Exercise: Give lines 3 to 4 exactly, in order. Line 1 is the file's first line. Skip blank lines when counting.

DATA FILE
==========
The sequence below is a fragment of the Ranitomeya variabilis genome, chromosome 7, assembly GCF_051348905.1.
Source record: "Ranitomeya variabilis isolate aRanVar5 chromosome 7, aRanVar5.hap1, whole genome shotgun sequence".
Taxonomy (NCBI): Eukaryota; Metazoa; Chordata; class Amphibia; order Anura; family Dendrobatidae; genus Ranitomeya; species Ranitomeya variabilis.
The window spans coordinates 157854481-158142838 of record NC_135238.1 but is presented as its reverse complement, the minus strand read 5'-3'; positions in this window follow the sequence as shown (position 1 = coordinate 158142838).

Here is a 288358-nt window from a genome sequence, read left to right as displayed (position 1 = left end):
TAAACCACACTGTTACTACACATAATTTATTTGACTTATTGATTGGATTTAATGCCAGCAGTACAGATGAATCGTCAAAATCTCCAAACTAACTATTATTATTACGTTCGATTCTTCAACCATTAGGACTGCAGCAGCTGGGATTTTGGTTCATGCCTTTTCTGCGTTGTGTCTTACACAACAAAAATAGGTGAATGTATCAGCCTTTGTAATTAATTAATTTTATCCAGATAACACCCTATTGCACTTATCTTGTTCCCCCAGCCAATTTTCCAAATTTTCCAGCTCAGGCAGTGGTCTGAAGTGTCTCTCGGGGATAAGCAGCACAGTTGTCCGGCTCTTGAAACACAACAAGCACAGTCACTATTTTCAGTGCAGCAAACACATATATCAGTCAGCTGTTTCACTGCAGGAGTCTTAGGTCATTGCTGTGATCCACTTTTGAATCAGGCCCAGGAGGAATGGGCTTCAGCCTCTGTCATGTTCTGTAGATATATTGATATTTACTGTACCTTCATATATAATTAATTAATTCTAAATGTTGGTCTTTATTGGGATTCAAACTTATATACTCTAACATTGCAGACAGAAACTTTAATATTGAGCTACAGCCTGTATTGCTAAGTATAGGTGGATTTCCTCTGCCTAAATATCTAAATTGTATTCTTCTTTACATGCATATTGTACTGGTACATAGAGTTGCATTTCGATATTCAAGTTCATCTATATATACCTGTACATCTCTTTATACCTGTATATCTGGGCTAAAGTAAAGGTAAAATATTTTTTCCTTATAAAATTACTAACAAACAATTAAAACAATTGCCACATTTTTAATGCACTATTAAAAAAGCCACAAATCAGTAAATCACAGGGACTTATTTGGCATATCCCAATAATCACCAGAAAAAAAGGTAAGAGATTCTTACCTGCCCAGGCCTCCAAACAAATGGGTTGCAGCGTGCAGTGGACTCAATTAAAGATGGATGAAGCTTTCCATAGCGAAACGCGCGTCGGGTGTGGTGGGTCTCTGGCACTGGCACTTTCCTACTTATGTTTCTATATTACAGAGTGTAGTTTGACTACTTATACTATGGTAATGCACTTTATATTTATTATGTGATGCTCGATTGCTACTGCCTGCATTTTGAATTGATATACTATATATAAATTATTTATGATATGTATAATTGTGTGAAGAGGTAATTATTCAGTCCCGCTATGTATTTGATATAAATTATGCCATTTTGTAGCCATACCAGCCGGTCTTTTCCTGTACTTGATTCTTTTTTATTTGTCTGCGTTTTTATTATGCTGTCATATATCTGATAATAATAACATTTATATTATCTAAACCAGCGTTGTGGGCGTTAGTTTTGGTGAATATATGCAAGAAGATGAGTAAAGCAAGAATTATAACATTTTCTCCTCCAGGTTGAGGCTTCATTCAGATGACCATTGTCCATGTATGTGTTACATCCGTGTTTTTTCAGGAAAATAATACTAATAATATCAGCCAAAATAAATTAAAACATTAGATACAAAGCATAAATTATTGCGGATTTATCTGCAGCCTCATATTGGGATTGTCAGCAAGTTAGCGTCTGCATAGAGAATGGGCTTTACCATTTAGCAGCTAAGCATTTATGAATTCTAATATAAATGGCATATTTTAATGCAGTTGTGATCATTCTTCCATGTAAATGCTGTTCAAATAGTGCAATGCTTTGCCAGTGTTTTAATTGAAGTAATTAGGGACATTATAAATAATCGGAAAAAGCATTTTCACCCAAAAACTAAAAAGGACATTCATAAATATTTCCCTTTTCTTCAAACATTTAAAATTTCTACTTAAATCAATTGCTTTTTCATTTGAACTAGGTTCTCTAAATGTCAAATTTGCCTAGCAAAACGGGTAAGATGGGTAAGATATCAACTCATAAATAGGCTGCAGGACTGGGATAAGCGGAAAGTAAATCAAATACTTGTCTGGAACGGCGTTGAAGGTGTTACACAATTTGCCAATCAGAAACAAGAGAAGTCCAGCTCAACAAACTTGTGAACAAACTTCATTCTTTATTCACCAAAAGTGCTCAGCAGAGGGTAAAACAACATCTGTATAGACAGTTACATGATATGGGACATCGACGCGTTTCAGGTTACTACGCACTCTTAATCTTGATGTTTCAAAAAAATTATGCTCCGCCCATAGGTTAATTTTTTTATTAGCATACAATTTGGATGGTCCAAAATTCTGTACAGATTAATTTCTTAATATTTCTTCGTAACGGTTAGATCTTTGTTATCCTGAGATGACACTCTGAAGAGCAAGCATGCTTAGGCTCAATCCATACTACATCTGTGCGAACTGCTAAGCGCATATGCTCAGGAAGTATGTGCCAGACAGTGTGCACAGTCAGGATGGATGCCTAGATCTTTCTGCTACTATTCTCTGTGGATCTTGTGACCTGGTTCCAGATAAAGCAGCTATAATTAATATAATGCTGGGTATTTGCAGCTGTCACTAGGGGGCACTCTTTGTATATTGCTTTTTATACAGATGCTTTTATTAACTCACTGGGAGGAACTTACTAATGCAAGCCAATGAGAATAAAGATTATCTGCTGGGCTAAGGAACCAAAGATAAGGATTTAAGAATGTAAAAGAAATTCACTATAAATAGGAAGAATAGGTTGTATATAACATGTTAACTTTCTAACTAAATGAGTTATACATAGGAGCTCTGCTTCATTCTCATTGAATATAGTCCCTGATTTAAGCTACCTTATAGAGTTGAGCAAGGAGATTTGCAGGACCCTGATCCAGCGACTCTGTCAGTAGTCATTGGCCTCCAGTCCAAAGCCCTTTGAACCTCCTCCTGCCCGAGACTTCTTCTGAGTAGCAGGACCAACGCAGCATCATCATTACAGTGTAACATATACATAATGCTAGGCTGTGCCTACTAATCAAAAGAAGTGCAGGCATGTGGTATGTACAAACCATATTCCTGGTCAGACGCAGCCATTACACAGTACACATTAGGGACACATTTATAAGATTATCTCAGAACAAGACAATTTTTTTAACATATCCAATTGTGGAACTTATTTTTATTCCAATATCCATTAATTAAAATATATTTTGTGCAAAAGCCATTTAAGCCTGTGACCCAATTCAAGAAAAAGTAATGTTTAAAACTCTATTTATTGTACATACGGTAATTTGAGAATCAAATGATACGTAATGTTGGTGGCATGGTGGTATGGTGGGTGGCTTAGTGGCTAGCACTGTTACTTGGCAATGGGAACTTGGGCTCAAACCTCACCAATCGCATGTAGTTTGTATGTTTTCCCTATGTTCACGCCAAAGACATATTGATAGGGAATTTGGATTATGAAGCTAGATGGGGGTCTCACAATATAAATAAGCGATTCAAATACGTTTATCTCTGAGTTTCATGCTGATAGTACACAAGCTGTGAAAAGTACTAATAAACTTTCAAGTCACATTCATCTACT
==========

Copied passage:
Taxonomy (NCBI): Eukaryota; Metazoa; Chordata; class Amphibia; order Anura; family Dendrobatidae; genus Ranitomeya; species Ranitomeya variabilis.
The window spans coordinates 157854481-158142838 of record NC_135238.1 but is presented as its reverse complement, the minus strand read 5'-3'; positions in this window follow the sequence as shown (position 1 = coordinate 158142838).